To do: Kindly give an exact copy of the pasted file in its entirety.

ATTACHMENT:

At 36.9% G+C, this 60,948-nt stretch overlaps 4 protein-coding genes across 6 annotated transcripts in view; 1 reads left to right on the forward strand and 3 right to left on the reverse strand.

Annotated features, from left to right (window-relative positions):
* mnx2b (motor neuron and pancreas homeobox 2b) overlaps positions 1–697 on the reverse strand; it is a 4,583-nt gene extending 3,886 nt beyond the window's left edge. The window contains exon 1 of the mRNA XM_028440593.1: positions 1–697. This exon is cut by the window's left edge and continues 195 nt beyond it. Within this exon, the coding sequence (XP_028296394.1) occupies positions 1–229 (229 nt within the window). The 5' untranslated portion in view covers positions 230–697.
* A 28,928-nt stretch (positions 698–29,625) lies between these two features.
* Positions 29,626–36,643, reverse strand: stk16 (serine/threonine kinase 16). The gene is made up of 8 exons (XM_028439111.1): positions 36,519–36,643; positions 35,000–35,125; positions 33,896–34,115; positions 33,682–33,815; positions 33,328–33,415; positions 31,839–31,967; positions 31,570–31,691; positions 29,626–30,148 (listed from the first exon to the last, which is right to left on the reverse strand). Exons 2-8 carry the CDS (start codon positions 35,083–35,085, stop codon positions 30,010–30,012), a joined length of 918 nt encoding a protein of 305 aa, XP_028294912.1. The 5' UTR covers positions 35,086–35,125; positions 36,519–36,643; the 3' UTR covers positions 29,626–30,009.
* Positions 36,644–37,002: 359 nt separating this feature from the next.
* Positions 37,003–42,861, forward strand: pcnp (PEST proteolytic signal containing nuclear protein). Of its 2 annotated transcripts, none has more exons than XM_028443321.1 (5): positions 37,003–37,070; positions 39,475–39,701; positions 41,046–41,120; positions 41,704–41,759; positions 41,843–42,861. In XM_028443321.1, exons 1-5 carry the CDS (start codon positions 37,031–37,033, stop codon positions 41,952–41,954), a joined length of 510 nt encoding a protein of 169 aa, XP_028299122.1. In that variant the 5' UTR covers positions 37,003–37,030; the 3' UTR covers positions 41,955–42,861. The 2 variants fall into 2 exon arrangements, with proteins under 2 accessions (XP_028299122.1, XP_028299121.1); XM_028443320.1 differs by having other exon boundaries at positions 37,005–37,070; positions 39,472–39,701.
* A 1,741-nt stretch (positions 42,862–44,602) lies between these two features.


At 36.9% G+C, this 60,948-nt stretch overlaps 4 protein-coding genes across 6 annotated transcripts in view; 1 reads left to right on the forward strand and 3 right to left on the reverse strand.

Annotated features, from left to right (window-relative positions):
* mnx2b (motor neuron and pancreas homeobox 2b) overlaps positions 1–697 on the reverse strand; it is a 4,583-nt gene extending 3,886 nt beyond the window's left edge. The window contains exon 1 of the mRNA XM_028440593.1: positions 1–697. This exon is cut by the window's left edge and continues 195 nt beyond it. Within this exon, the coding sequence (XP_028296394.1) occupies positions 1–229 (229 nt within the window). The 5' untranslated portion in view covers positions 230–697.
* A 28,928-nt stretch (positions 698–29,625) lies between these two features.
* Positions 29,626–36,643, reverse strand: stk16 (serine/threonine kinase 16). The gene is made up of 8 exons (XM_028439111.1): positions 36,519–36,643; positions 35,000–35,125; positions 33,896–34,115; positions 33,682–33,815; positions 33,328–33,415; positions 31,839–31,967; positions 31,570–31,691; positions 29,626–30,148 (listed from the first exon to the last, which is right to left on the reverse strand). Exons 2-8 carry the CDS (start codon positions 35,083–35,085, stop codon positions 30,010–30,012), a joined length of 918 nt encoding a protein of 305 aa, XP_028294912.1. The 5' UTR covers positions 35,086–35,125; positions 36,519–36,643; the 3' UTR covers positions 29,626–30,009.
* Positions 36,644–37,002: 359 nt separating this feature from the next.
* Positions 37,003–42,861, forward strand: pcnp (PEST proteolytic signal containing nuclear protein). Of its 2 annotated transcripts, none has more exons than XM_028443321.1 (5): positions 37,003–37,070; positions 39,475–39,701; positions 41,046–41,120; positions 41,704–41,759; positions 41,843–42,861. In XM_028443321.1, exons 1-5 carry the CDS (start codon positions 37,031–37,033, stop codon positions 41,952–41,954), a joined length of 510 nt encoding a protein of 169 aa, XP_028299122.1. In that variant the 5' UTR covers positions 37,003–37,030; the 3' UTR covers positions 41,955–42,861. The 2 variants fall into 2 exon arrangements, with proteins under 2 accessions (XP_028299122.1, XP_028299121.1); XM_028443320.1 differs by having other exon boundaries at positions 37,005–37,070; positions 39,472–39,701.
* A 1,741-nt stretch (positions 42,862–44,602) lies between these two features.